We have previously shown that increased mitochondrial fission in flies with decreased expression of Drosophila mitofusin (dMfn) causes locomotor defects in adults flies (Garrido-Maraver et al., 2019). To determine whether mitochondrial fission caused by linker expression affects motor activity, we measured locomotion in both larvae and adults by expressing the synthetic linker ubiquitously. First, we analysed locomotor activity in larvae using a motility tracking assay. We found a significant increase in the crawling speed (Fig. 4A) and total displacement (Fig. 4B) of larvae expressing the linker. Next, analysis of locomotor activity in adult flies for a period of up to 20 days showed a generalised increase in the activity of flies expressing the linker (Fig. 4C and D).
Calcium levels are increased at mitochondria–ER contacts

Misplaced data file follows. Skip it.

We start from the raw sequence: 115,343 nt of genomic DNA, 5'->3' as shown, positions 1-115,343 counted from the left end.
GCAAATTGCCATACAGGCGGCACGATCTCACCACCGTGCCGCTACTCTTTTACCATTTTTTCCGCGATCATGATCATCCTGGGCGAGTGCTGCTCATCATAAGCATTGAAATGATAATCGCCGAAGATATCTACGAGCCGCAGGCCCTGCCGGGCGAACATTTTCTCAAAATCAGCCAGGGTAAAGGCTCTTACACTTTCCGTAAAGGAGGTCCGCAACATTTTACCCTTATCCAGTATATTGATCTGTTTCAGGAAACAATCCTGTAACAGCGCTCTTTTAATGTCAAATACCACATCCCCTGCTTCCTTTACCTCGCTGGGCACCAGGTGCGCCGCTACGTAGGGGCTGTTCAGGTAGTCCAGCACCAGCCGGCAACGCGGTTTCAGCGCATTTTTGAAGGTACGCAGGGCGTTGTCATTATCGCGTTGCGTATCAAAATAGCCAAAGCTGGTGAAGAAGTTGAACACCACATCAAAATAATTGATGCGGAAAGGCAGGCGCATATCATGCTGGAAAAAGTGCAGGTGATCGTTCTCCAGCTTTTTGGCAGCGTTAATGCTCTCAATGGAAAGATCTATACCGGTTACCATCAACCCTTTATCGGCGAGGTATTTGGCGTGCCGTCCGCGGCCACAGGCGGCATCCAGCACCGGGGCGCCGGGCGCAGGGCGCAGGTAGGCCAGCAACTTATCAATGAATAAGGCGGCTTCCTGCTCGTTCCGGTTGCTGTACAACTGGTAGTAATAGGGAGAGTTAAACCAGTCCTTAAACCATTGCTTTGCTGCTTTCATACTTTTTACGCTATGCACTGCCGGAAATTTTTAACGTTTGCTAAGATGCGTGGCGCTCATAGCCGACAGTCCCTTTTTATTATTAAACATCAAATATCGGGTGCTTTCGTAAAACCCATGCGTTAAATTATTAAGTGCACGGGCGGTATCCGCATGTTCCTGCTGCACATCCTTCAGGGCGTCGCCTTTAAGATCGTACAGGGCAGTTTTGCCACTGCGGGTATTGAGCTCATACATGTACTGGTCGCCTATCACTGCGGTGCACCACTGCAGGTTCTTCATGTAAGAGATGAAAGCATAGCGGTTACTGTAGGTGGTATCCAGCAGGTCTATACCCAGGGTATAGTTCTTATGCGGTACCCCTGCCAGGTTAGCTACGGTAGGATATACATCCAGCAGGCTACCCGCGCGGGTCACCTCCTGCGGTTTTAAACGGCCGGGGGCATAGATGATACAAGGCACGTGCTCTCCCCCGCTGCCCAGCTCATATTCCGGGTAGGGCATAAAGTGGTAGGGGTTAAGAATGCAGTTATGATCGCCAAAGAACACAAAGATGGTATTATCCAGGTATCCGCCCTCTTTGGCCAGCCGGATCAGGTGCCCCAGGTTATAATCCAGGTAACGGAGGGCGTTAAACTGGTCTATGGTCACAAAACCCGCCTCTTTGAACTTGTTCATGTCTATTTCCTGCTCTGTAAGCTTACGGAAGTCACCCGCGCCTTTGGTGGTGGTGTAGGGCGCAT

MERCs play a key regulatory role in several cellular functions, including the transfer of Ca2+ and lipids between the ER and the mitochondria (reviewed in Rowland and Voeltz, 2012). Additionally, in hepatocytes, Ca2+ transport from the ER to mitochondria at contact sites elevates mitochondrial Ca2+ and increases mitochondrial ROS (Arruda et al., 2014). To measure Ca2+ levels in the mitochondria of flies expressing the linker, we used mitycam, a mitochondria-targeted fluorescent calcium reporter for Drosophila (Terhzaz et al., 2006). As our artificial linker is tagged with RFP, we compared the mitycam signal in areas of RFP fluorescence (which correspond to mitochondria–ER contacts) to that in areas in which no RFP fluorescence was detected (which correspond to mitochondria distant from the ER). This revealed that mitochondria close to the ER contain higher levels of Ca2+ when compared to those in mitochondria distant from the ER (Fig. 5A and B).